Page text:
The Best of Times is appropriately categorised as a sports comedy because that is what it is: a comedy about football. It's a semi-pro version of American football that is being played here. As a standalone sports comedy, this film is, adequate; but as a casual comedy movie itself, it disappoints on so many levels. I know that it is a sports movie, but for it to become more easily accessible for non-sports fans, mainstream audiences, the humour, jokes, funny lines that are uttered has to hit a nerve with the audience. Which is probably why Wildcats did rather well in the U.S box office, with takings of over $25 million. The humour in The Best of Times is not always funny as it ought to be for a comedy. As for Robin, he does give an okay performance, but it isn't anything that is particularly noteworthy or on the same lines as his other comedic roles. It's a shame the director doesn't go out of his way to utilise Robin's comedic talents and instead, alongside the scriptwriter, saddle him with such tired and unfunny dialogue. His character also came off on screen as being too angsty and whenever he was mad, annoyed, whiny, rather than making me laugh, his mannerisms and utterances becomes wholly unfunny and a nuisance. But Robin makes up for that with a physically, beefier build that is easily and aptly suited for football.
The (American) football match is the main spectacle of this movie and like I said earlier, it was interesting in places. It is a hard impact and very physical sport that relies on speed, accuracy, power, good handling and receiving of the ball amongst other skills.
Kurt Russell for me stood out in this movie more so than Robin, individually (despite the movie and the story being heavily centred around Robin's character, Jack); collectively with Robin and vice-versa, due to the not so good script, Robin and Kurt are pretty much even. Kurt, in some ways as Remo, was a little bit like his other character Jack Burton of Big Trouble In Little China, with his suave bravado - the only difference here as Remo, (a) he was a lot smarter and (b) he wasn't as naive and arrogant, yet he was more easily prone to being more annoyed or irritated. But Jack's wife played by Holly Palance was flat; no disrespect to her but her performance did not impress me. Her and Robin, chemistry- wise, just didn't click as an onscreen couple. The characterizations of the wives are even bare with practically little to say about & separate them and because of that, I didn't really care for them or what they said..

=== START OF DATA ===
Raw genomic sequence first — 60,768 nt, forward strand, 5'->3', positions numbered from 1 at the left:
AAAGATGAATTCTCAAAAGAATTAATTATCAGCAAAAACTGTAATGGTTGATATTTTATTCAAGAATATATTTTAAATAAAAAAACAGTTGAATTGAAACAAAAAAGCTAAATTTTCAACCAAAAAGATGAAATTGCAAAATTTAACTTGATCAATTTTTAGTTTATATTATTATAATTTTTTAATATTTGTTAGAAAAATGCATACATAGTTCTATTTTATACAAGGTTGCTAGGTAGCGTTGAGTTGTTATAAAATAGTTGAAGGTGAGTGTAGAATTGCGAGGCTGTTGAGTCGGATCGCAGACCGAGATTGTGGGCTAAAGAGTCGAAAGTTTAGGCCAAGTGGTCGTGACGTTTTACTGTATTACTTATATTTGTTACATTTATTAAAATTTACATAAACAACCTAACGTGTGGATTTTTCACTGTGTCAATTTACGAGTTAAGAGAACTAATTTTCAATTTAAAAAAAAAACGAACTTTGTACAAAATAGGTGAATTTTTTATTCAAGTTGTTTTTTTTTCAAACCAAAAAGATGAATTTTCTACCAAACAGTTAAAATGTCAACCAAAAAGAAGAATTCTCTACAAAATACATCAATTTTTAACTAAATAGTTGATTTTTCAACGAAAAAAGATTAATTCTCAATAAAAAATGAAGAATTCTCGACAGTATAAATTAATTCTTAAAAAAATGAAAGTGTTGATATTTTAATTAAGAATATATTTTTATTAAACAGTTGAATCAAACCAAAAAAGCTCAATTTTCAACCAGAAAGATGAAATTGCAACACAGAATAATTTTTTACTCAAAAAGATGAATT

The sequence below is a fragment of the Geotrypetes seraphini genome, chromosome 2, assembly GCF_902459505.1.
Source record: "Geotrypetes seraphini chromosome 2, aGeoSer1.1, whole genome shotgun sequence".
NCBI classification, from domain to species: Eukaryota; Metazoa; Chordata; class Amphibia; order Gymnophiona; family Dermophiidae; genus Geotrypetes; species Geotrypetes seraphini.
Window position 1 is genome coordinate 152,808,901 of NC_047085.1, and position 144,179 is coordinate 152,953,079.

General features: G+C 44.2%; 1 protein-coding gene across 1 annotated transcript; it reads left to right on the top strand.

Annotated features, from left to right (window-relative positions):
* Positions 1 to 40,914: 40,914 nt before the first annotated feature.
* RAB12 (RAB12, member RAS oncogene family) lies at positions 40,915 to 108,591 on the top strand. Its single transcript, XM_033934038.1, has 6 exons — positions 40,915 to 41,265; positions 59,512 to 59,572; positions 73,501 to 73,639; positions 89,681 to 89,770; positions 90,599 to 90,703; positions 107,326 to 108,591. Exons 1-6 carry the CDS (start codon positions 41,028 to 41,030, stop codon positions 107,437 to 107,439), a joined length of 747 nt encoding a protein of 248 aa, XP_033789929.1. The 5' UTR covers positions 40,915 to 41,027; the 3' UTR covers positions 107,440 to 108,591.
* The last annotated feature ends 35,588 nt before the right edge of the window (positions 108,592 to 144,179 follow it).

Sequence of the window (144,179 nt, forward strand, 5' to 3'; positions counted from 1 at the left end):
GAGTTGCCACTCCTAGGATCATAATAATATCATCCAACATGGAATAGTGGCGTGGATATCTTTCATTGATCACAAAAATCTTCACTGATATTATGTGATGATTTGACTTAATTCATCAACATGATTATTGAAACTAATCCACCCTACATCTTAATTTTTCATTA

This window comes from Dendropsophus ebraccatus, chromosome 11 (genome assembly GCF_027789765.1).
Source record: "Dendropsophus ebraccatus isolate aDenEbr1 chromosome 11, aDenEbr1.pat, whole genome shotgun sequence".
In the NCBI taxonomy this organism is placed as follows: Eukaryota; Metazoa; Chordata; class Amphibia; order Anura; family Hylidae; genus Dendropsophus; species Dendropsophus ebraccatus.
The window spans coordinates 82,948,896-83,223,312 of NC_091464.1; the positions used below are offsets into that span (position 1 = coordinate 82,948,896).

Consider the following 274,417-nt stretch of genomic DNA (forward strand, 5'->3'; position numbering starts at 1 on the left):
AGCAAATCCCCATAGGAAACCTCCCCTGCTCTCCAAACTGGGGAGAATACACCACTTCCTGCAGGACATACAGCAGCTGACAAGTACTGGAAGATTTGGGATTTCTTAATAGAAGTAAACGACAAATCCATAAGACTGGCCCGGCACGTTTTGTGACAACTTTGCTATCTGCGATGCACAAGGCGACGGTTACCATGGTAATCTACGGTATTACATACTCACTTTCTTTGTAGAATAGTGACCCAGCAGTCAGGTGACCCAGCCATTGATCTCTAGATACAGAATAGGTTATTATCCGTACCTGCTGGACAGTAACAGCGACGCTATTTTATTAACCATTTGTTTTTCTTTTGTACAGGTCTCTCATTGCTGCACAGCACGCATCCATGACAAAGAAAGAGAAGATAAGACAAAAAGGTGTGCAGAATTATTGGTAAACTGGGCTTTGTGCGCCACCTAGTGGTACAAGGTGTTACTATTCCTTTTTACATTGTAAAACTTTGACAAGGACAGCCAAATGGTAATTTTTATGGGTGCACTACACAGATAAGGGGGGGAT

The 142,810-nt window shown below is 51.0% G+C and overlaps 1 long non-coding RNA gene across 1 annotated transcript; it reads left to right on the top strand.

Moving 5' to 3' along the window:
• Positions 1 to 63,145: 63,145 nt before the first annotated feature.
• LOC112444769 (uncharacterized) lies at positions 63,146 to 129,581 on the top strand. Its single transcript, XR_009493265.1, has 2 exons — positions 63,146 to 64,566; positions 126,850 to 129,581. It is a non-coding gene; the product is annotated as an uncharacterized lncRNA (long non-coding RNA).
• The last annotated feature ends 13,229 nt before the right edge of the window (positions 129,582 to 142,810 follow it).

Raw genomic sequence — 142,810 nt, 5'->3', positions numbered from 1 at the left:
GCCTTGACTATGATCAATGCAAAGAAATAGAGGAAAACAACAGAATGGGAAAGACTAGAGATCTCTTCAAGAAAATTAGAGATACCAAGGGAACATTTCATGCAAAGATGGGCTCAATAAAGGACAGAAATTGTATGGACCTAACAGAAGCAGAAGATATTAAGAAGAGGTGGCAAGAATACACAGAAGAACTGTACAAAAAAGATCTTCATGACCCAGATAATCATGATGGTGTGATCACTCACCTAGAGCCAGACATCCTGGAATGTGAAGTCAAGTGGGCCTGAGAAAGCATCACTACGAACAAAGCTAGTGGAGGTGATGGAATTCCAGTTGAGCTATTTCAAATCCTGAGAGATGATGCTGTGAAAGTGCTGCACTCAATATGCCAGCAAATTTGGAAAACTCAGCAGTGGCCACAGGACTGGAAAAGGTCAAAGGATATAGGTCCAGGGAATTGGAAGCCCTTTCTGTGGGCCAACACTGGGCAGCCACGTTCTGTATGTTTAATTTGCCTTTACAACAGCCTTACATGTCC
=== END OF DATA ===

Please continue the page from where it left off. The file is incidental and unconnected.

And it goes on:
But the ending when Jack has the leather pigskin ball and runs all the way to the other end of the field and scores a touchdown for his team, that was arguably the highlight of not just the game, but for the whole movie. Which in itself could have improved a great deal in many areas.
This movie was a bomb in theaters when it was originally released in America, and having seen The Best of Times, I can clearly understand why. The comedy is mostly unfunny, poor and insufficient.
Yet as an (American) football movie, as an honourable mention, The Best of Times is up there with Wildcats and Any Given Sunday. & that is despite this film being nowhere as good as those movies.
*image courtesy of M Encore*
Favourite Robin Williams Character Lines:
- You better watch it, doctor death! I'm pretty damn fast for a Caucasian
- Low-life, blackmailing, chicken s**t squid? Welcome aboard, Reno
- Jack.... Aquarius.... gotta, gotta, gotta, gotta... satisfy
- Come and get me, sucka!
- The American football action
- Kurt Russell
- As a sports comedy, it succeeds in some parts
- Movie's humour is uneven and isn't always funny as it should be
- Jack's wife (Holly Palance), plus no real chemistry between herself and Robin Williams's Jack
- Jack's often erratic behaviour & temperament
- The love scenes were awkward, flimsy and more corny than sexy
- Narrative was all over the place and confusing to boot, was difficult to follow
- Lacks any hysterical comedy moments one would expect in a typical Robin Williams comedy movie
- But for the football match, it was mostly dull
Granted, The Best of Times, like with most of Robin's pre-Good Morning, Vietnam offerings - but for Mork & Mindy & The Survivors which are my faves in terms of comedies -, is not up there with Robin Williams's best. Much like the expression, the director (who was apparently Canadian, and American football, as we know, isn't widely, nor commonly known in that part of North America) pretty much dropped the ball with this one.
If it wasn't for the impressive American football scenes, I would have knocked a further mark off for this movie's review score.
That being said, if you like American football, then you will enjoy The Best of Times, far more than I did.